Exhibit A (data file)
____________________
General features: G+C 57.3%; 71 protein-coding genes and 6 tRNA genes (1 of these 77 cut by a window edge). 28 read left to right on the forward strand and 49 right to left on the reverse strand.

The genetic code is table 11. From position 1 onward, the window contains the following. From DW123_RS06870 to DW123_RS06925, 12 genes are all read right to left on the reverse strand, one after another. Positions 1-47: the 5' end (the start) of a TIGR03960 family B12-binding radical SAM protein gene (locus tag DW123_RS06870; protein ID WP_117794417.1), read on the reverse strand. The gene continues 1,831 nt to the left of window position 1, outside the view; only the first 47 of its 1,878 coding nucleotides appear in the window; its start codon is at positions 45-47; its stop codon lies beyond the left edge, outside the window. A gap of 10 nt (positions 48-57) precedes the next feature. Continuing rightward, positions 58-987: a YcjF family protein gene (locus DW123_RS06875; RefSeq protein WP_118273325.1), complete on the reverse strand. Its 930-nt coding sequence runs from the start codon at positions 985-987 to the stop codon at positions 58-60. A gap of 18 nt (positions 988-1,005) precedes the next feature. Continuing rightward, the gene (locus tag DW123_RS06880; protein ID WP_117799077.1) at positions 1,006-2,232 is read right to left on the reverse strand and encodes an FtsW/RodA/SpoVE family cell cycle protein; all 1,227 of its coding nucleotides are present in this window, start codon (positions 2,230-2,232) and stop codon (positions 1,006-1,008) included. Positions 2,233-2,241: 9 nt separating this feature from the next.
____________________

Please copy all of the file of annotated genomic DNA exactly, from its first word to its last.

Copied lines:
General features: G+C 57.3%; 71 protein-coding genes and 6 tRNA genes (1 of these 77 cut by a window edge). 28 read left to right on the forward strand and 49 right to left on the reverse strand.

The genetic code is table 11. From position 1 onward, the window contains the following. From DW123_RS06870 to DW123_RS06925, 12 genes are all read right to left on the reverse strand, one after another. Positions 1-47: the 5' end (the start) of a TIGR03960 family B12-binding radical SAM protein gene (locus tag DW123_RS06870; protein ID WP_117794417.1), read on the reverse strand. The gene continues 1,831 nt to the left of window position 1, outside the view; only the first 47 of its 1,878 coding nucleotides appear in the window; its start codon is at positions 45-47; its stop codon lies beyond the left edge, outside the window. A gap of 10 nt (positions 48-57) precedes the next feature. Continuing rightward, positions 58-987: a YcjF family protein gene (locus DW123_RS06875; RefSeq protein WP_118273325.1), complete on the reverse strand. Its 930-nt coding sequence runs from the start codon at positions 985-987 to the stop codon at positions 58-60. A gap of 18 nt (positions 988-1,005) precedes the next feature. Continuing rightward, the gene (locus tag DW123_RS06880; protein ID WP_117799077.1) at positions 1,006-2,232 is read right to left on the reverse strand and encodes an FtsW/RodA/SpoVE family cell cycle protein; all 1,227 of its coding nucleotides are present in this window, start codon (positions 2,230-2,232) and stop codon (positions 1,006-1,008) included. Positions 2,233-2,241: 9 nt separating this feature from the next.